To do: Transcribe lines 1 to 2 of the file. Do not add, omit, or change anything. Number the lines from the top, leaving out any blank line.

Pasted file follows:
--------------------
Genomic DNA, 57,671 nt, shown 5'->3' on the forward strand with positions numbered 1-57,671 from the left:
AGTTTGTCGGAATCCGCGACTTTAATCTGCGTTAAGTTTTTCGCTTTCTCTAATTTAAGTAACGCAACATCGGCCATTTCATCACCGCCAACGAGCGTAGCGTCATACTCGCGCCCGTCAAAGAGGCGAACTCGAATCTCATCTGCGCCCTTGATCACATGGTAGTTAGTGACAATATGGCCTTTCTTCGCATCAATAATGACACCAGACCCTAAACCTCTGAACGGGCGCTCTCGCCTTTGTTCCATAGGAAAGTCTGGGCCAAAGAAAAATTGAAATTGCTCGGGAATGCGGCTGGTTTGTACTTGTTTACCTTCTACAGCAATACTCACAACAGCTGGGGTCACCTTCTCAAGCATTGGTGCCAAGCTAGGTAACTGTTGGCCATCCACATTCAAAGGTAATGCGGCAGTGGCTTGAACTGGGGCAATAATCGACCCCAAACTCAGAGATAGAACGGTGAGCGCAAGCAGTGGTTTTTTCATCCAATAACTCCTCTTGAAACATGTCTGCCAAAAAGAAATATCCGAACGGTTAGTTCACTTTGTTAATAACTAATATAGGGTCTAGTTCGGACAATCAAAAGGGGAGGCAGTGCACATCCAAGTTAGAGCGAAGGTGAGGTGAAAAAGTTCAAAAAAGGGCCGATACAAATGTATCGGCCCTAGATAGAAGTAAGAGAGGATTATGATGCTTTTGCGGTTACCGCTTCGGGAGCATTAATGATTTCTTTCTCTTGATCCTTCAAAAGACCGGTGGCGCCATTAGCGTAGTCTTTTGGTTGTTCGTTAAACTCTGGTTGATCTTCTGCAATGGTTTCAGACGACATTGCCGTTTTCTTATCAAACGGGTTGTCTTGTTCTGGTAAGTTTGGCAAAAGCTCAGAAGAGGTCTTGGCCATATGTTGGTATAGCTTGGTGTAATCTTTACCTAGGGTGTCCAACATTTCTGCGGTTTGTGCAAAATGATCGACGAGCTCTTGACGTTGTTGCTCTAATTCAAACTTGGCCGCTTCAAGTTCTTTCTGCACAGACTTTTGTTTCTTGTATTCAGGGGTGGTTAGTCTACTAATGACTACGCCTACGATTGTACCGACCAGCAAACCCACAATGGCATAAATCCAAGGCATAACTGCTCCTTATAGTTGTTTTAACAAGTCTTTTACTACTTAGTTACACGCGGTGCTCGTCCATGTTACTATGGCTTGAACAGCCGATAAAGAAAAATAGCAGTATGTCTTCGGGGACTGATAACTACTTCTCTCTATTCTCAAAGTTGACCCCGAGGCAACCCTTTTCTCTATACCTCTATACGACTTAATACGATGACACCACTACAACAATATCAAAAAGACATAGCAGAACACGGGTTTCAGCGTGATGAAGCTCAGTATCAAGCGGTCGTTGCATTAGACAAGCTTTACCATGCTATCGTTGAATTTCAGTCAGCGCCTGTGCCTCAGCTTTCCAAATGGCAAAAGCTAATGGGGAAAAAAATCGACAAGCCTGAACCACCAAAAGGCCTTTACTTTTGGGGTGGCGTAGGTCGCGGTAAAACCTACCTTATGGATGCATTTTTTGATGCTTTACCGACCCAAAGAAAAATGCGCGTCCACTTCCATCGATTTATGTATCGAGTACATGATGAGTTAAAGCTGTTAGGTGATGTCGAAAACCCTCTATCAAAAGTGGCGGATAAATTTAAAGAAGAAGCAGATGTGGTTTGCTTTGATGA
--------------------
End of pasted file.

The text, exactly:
Genomic DNA, 57,671 nt, shown 5'->3' on the forward strand with positions numbered 1-57,671 from the left:
AGTTTGTCGGAATCCGCGACTTTAATCTGCGTTAAGTTTTTCGCTTTCTCTAATTTAAGTAACGCAACATCGGCCATTTCATCACCGCCAACGAGCGTAGCGTCATACTCGCGCCCGTCAAAGAGGCGAACTCGAATCTCATCTGCGCCCTTGATCACATGGTAGTTAGTGACAATATGGCCTTTCTTCGCATCAATAATGACACCAGACCCTAAACCTCTGAACGGGCGCTCTCGCCTTTGTTCCATAGGAAAGTCTGGGCCAAAGAAAAATTGAAATTGCTCGGGAATGCGGCTGGTTTGTACTTGTTTACCTTCTACAGCAATACTCACAACAGCTGGGGTCACCTTCTCAAGCATTGGTGCCAAGCTAGGTAACTGTTGGCCATCCACATTCAAAGGTAATGCGGCAGTGGCTTGAACTGGGGCAATAATCGACCCCAAACTCAGAGATAGAACGGTGAGCGCAAGCAGTGGTTTTTTCATCCAATAACTCCTCTTGAAACATGTCTGCCAAAAAGAAATATCCGAACGGTTAGTTCACTTTGTTAATAACTAATATAGGGTCTAGTTCGGACAATCAAAAGGGGAGGCAGTGCACATCCAAGTTAGAGCGAAGGTGAGGTGAAAAAGTTCAAAAAAGGGCCGATACAAATGTATCGGCCCTAGATAGAAGTAAGAGAGGATTATGATGCTTTTGCGGTTACCGCTTCGGGAGCATTAATGATTTCTTTCTCTTGATCCTTCAAAAGACCGGTGGCGCCATTAGCGTAGTCTTTTGGTTGTTCGTTAAACTCTGGTTGATCTTCTGCAATGGTTTCAGACGACATTGCCGTTTTCTTATCAAACGGGTTGTCTTGTTCTGGTAAGTTTGGCAAAAGCTCAGAAGAGGTCTTGGCCATATGTTGGTATAGCTTGGTGTAATCTTTACCTAGGGTGTCCAACATTTCTGCGGTTTGTGCAAAATGATCGACGAGCTCTTGACGTTGTTGCTCTAATTCAAACTTGGCCGCTTCAAGTTCTTTCTGCACAGACTTTTGTTTCTTGTATTCAGGGGTGGTTAGTCTACTAATGACTACGCCTACGATTGTACCGACCAGCAAACCCACAATGGCATAAATCCAAGGCATAACTGCTCCTTATAGTTGTTTTAACAAGTCTTTTACTACTTAGTTACACGCGGTGCTCGTCCATGTTACTATGGCTTGAACAGCCGATAAAGAAAAATAGCAGTATGTCTTCGGGGACTGATAACTACTTCTCTCTATTCTCAAAGTTGACCCCGAGGCAACCCTTTTCTCTATACCTCTATACGACTTAATACGATGACACCACTACAACAATATCAAAAAGACATAGCAGAACACGGGTTTCAGCGTGATGAAGCTCAGTATCAAGCGGTCGTTGCATTAGACAAGCTTTACCATGCTATCGTTGAATTTCAGTCAGCGCCTGTGCCTCAGCTTTCCAAATGGCAAAAGCTAATGGGGAAAAAAATCGACAAGCCTGAACCACCAAAAGGCCTTTACTTTTGGGGTGGCGTAGGTCGCGGTAAAACCTACCTTATGGATGCATTTTTTGATGCTTTACCGACCCAAAGAAAAATGCGCGTCCACTTCCATCGATTTATGTATCGAGTACATGATGAGTTAAAGCTGTTAGGTGATGTCGAAAACCCTCTATCAAAAGTGGCGGATAAATTTAAAGAAGAAGCAGATGTGGTTTGCTTTGATGA